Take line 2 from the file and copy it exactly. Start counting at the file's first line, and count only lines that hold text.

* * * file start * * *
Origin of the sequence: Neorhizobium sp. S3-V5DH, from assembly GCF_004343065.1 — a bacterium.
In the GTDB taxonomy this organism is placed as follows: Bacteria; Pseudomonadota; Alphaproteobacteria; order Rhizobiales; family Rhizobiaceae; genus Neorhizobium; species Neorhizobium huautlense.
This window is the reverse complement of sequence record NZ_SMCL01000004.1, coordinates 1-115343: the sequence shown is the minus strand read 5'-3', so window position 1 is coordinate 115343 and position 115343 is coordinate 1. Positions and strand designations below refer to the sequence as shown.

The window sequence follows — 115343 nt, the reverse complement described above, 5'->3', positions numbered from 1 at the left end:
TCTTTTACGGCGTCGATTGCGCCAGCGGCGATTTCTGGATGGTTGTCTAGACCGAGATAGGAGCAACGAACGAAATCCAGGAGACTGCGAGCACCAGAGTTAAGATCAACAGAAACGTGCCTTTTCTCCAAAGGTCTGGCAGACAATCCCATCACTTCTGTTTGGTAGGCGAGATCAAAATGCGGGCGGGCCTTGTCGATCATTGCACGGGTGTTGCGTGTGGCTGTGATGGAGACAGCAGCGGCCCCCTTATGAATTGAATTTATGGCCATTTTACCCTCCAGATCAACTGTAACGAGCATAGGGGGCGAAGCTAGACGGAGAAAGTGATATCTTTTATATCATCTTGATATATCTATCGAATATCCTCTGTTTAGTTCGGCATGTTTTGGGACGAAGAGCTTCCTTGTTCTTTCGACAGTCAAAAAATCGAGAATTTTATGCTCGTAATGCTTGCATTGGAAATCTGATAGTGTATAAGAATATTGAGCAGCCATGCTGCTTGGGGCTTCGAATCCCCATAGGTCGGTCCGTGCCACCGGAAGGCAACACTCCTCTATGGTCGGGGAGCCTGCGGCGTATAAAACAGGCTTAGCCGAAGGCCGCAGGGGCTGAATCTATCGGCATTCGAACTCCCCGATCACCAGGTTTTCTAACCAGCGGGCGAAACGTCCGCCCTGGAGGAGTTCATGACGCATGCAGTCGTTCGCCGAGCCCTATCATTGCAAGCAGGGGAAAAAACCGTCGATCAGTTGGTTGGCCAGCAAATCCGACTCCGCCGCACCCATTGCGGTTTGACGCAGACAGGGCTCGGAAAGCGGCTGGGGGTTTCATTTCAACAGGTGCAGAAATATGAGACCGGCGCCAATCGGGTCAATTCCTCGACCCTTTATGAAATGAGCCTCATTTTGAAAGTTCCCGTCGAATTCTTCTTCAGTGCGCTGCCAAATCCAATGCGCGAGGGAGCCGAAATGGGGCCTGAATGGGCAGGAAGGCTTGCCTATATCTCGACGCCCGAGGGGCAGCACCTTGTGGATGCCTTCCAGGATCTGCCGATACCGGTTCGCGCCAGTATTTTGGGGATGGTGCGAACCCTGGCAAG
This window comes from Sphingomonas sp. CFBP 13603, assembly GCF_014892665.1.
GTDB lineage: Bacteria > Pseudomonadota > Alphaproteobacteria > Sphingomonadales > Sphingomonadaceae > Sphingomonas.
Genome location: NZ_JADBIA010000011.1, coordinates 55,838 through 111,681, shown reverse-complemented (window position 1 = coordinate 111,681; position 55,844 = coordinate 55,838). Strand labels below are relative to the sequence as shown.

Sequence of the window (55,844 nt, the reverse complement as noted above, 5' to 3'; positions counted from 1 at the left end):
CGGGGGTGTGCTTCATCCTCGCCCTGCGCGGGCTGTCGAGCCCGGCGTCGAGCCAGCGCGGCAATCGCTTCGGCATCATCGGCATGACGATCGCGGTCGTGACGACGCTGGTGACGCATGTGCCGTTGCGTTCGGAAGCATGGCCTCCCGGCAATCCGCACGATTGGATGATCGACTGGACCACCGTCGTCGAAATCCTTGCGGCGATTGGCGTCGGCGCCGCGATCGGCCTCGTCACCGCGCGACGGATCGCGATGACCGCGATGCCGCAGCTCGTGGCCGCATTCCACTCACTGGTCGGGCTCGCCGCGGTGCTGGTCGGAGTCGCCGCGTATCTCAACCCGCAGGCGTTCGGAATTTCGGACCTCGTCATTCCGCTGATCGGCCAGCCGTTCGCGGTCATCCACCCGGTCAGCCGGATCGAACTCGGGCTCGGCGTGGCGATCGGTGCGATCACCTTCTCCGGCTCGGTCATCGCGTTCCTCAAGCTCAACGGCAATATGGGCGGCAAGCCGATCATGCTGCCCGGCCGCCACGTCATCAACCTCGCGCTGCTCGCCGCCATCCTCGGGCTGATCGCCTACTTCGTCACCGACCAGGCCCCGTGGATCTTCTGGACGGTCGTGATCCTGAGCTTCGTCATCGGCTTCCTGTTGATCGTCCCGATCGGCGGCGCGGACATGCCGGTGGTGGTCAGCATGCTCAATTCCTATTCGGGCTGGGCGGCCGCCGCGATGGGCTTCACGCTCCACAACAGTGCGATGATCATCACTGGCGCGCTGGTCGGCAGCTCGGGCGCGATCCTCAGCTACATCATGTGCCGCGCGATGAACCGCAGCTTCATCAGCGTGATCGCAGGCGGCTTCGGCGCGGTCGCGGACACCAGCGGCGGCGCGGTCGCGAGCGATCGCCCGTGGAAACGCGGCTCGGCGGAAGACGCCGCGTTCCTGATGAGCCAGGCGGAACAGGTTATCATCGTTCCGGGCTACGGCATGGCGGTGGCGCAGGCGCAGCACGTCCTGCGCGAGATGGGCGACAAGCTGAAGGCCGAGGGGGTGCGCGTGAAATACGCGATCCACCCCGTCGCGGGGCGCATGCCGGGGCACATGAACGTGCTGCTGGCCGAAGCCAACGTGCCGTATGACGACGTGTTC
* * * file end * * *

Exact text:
In the GTDB taxonomy this organism is placed as follows: Bacteria; Pseudomonadota; Alphaproteobacteria; order Rhizobiales; family Rhizobiaceae; genus Neorhizobium; species Neorhizobium huautlense.